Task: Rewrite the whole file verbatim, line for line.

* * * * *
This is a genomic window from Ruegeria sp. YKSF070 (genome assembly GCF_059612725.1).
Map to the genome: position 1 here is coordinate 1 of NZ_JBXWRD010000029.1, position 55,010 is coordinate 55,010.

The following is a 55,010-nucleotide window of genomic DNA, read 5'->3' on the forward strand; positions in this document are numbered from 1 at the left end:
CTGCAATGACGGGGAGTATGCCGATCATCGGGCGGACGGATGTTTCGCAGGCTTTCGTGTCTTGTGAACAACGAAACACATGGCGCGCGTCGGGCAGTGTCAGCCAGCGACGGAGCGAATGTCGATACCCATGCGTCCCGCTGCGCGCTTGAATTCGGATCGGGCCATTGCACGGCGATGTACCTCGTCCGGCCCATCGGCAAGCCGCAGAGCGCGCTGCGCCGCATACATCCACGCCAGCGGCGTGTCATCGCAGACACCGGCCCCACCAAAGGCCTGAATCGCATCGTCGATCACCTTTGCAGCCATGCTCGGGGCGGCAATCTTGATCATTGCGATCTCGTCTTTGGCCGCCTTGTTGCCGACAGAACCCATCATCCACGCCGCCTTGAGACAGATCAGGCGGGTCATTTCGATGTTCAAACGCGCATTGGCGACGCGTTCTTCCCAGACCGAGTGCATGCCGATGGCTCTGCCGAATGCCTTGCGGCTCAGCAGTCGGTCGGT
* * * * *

This is a genomic window from Ruegeria sp. YKSF070 (genome assembly GCF_059612725.1).
Map to the genome: position 1 here is coordinate 1 of NZ_JBXWRD010000029.1, position 55,010 is coordinate 55,010.

The following is a 55,010-nucleotide window of genomic DNA, read 5'->3' on the forward strand; positions in this document are numbered from 1 at the left end:
CTGCAATGACGGGGAGTATGCCGATCATCGGGCGGACGGATGTTTCGCAGGCTTTCGTGTCTTGTGAACAACGAAACACATGGCGCGCGTCGGGCAGTGTCAGCCAGCGACGGAGCGAATGTCGATACCCATGCGTCCCGCTGCGCGCTTGAATTCGGATCGGGCCATTGCACGGCGATGTACCTCGTCCGGCCCATCGGCAAGCCGCAGAGCGCGCTGCGCCGCATACATCCACGCCAGCGGCGTGTCATCGCAGACACCGGCCCCACCAAAGGCCTGAATCGCATCGTCGATCACCTTTGCAGCCATGCTCGGGGCGGCAATCTTGATCATTGCGATCTCGTCTTTGGCCGCCTTGTTGCCGACAGAACCCATCATCCACGCCGCCTTGAGACAGATCAGGCGGGTCATTTCGATGTTCAAACGCGCATTGGCGACGCGTTCTTCCCAGACCGAGTGCATGCCGATGGCTCTGCCGAATGCCTTGCGGCTCAGCAGTCGGTCGGT